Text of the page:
NotesFAQContact Us
Collection
Advanced
Search Tips
ERIC Number: ED255789
Record Type: RIE
Publication Date: 1984-Nov
Pages: 14
Abstractor: N/A
Reference Count: 0
ISBN: N/A
ISSN: N/A
An Ethical Framework for Long-Term Care Decision Making.
McCullough, Laurence B.; And Others
Values enter into the consideration of chronic care options at both the macro, or policy level, and at the individual, decision making level. The ethical dimensions of these decisions, however, have been largely overlooked. A model of long-term care (LTC) decision making is proposed which incorporates an empirical foundation into an ethical framework. It begins with the assumption that there are three relevant parties, the elderly person, his or her family, and the professional provider group. The model allows for conflict which arises from the implicit consideration of one party's values by another party in the decision making process. In order to investigate the accuracy and relevance of this model for application in actual cases of LTC decision making, a pilot project was developed in which participants were interviewed during or shortly after their involvement in an LTC decision. Interviews were completed with 15 family decision makers, five of the impaired individuals, and, in five cases, with the primary physician. In order to identify value-based conflicts that arise in LTC decision making, open ended interview schedules specific to each of the three parties were developed. Four moral principles were found to be relevant to the determination of what is in an elderly person's best interests for the satisfaction of needs, the amelioration of risks, and securing benefits of LTC. These four principles: beneficence (maximally satisfying need and producing benefit at the lowest possible risk), respect for autonomy, filial responsibility, and justice, together constitute an ethical framework for LTC decision making for the elderly. This framework expands the context in which students of gerontology and practitioners of geriatrics should understand the process of LTC decision making, and shows it to be a process inescapably marked by moral conflict. (LLL)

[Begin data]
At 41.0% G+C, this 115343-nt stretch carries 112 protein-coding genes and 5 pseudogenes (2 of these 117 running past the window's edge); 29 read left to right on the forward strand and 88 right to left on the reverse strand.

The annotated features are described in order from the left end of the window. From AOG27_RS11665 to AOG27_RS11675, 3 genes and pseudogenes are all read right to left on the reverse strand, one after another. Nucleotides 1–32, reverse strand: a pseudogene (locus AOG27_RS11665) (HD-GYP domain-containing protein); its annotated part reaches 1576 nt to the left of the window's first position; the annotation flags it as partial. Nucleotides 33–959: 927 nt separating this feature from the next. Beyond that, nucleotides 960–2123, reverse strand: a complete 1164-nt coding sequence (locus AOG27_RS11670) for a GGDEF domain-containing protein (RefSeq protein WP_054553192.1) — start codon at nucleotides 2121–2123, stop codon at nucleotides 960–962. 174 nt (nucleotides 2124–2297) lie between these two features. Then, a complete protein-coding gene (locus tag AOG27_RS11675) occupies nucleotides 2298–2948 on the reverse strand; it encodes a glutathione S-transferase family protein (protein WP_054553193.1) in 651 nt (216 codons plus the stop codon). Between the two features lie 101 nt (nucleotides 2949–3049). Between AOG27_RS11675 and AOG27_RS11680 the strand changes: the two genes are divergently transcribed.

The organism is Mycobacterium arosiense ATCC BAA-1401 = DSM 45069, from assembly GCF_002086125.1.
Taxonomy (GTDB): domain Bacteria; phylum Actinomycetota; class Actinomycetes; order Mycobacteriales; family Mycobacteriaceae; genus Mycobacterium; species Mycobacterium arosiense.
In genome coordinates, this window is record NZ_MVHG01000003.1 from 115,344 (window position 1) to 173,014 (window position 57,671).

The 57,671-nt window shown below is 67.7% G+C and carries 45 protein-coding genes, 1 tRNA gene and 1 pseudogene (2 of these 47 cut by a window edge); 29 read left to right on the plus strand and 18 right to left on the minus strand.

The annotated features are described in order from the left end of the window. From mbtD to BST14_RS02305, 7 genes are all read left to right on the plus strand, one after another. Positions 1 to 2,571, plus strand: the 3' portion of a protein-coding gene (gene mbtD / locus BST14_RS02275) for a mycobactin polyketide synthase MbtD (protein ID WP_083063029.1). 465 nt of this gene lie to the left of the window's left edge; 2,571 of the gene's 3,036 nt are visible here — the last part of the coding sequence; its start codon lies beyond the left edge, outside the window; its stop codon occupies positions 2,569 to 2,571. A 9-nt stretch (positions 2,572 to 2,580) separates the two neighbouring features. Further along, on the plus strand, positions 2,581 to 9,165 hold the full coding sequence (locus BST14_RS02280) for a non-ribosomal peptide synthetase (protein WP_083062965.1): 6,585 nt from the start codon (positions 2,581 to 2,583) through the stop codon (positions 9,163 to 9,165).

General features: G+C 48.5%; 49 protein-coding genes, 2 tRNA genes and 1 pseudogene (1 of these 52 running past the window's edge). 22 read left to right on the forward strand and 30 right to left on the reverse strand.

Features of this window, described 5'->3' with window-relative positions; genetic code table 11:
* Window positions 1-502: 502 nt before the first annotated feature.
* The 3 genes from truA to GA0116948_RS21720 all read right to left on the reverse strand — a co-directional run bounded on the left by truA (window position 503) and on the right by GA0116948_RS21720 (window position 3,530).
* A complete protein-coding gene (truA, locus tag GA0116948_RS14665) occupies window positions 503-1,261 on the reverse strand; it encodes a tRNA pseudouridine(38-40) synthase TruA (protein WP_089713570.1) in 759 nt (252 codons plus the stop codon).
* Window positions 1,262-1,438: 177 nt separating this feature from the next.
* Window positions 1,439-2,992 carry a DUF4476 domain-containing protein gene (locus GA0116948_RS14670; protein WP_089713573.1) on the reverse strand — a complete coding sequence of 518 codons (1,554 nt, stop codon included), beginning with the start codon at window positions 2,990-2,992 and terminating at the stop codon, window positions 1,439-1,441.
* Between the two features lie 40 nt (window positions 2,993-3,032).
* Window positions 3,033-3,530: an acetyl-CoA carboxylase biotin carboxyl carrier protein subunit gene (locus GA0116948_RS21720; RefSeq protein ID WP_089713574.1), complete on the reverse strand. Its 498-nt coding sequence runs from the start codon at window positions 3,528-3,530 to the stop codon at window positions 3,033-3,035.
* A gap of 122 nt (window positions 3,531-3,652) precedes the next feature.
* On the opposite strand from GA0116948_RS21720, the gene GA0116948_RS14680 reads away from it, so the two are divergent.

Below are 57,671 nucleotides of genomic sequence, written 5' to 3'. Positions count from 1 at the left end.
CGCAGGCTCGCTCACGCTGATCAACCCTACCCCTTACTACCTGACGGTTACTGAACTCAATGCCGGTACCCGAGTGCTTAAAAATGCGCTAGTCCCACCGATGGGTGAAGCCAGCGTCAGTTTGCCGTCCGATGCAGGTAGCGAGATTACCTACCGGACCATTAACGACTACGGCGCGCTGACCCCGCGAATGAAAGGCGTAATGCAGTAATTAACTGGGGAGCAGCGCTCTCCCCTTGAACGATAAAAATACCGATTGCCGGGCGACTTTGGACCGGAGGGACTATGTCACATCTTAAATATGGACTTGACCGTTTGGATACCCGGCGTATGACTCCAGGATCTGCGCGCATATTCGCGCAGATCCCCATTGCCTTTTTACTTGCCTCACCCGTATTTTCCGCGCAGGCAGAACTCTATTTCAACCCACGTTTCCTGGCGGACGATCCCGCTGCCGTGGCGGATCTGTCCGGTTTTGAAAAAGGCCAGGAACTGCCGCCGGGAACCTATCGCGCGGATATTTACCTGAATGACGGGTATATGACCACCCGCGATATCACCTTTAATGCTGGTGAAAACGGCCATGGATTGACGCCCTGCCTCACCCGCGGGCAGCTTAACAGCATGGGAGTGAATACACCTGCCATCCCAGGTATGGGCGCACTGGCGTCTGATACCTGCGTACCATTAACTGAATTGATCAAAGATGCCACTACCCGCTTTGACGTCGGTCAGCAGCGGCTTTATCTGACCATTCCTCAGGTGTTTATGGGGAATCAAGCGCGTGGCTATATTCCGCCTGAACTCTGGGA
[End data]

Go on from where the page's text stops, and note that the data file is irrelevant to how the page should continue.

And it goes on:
Publication Type: Opinion Papers; Speeches/Meeting Papers
Education Level: N/A
Audience: N/A
Language: English
Sponsor: N/A
Authoring Institution: N/A
Identifiers: Long Term Care
Note: Paper presented at the Annual Scientific Meeting of the Gerontological Society (37th, San Antonio, TX, November 16-20, 1984). Support for this research was provided by the Atlantic Richfield Foundation.